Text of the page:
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Treating iron deficiency in patients with gastrointestinal disease: Risk of re-attendance in secondary care.

Treating iron deficiency in patients with gastrointestinal disease: Risk of re-attendance in secondary care.
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Tomkins S, Chapman C, Myland M, Tham R, de Nobrega R, Jackson B, Keshav S,


Tomkins S, Chapman C, Myland M, Tham R, de Nobrega R, Jackson B, Keshav S, (click to view)

Tomkins S, Chapman C, Myland M, Tham R, de Nobrega R, Jackson B, Keshav S,

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PloS one 2017 12 1512(12) e0189952 doi 10.1371/journal.pone.0189952
Abstract
BACKGROUND
Patients with gastrointestinal disease may have comorbid iron deficiency anaemia (IDA) and an increased risk of hospitalisation and re-attendance in hospital. The purpose of this study was to determine if oral and intravenous (IV) treatment of IDA in patients with gastrointestinal disease attending hospital were associated with differential rates of subsequent re-attendance.

METHODS AND FINDINGS
Data from the Clinical Practice Research Datalink (primary care) and Hospital Treatment Insights (secondary care) databases in England were used to conduct this retrospective cohort study. Patients with a coded gastrointestinal disease and IDA who attended hospital (inpatient or outpatient) and were dispensed oral or IV iron between 01/01/2010-31/10/2013 were included. Elective and emergency re-attendances in secondary care within 30 days of the initial attendance were determined. Demographics, medical diagnoses and treatments were extracted. Re-attendance rates following oral or IV iron were compared using chi-square tests and a step-wise logistic regression model to adjust for confounders. 2,844 patients contributed 6,294 initial attendances; 80% of patients received oral iron, 14% received intravenous iron, and 6% received both. Of initial attendances recording oral iron, 77% resulted in re-attendance in hospital, compared to 34% of those recording IV iron (unadjusted odds ratio [OR]: 0.16; adjusted OR: 0.52 [95% CI: 0.44-0.61]). Initial attendances using IV treatment were more likely to result in elective re-attendance (84%) than those recording oral treatment (43%) (p<0.001). Median length of stay in hospital tended to be shorter for patients using IV iron (1.4 days; interquartile range 0.5-3.6 days; oral iron: 5.1 days; interquartile range: 2.2-9.6 days). CONCLUSIONS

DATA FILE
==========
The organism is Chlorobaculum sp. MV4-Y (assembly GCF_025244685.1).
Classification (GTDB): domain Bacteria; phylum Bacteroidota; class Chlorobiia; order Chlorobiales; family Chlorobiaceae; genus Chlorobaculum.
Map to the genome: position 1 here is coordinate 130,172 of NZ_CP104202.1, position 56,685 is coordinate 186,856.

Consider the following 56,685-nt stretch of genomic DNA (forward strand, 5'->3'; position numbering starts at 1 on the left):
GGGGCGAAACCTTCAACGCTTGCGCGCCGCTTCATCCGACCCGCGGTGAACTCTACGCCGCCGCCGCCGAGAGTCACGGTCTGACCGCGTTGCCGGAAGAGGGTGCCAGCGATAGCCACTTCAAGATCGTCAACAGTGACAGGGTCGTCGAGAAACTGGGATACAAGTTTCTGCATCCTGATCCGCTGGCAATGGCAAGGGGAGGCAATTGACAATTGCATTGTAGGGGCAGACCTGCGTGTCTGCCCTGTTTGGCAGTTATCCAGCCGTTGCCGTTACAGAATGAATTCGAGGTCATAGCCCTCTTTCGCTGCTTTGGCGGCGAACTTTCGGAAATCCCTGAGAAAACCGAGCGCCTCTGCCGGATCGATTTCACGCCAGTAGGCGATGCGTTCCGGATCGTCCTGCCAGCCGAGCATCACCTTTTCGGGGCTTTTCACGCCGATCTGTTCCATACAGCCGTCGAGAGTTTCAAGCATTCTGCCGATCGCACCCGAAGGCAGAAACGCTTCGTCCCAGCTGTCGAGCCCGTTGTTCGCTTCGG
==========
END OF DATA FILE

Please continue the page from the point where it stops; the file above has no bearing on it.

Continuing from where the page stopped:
Patients with gastrointestinal disease and IDA who received IV iron were less likely to re-attend hospital, more likely to re-attend electively, and tended to have a shorter length of stay in hospital. The mode of IDA treatment could have a real-world impact on healthcare utilisation.

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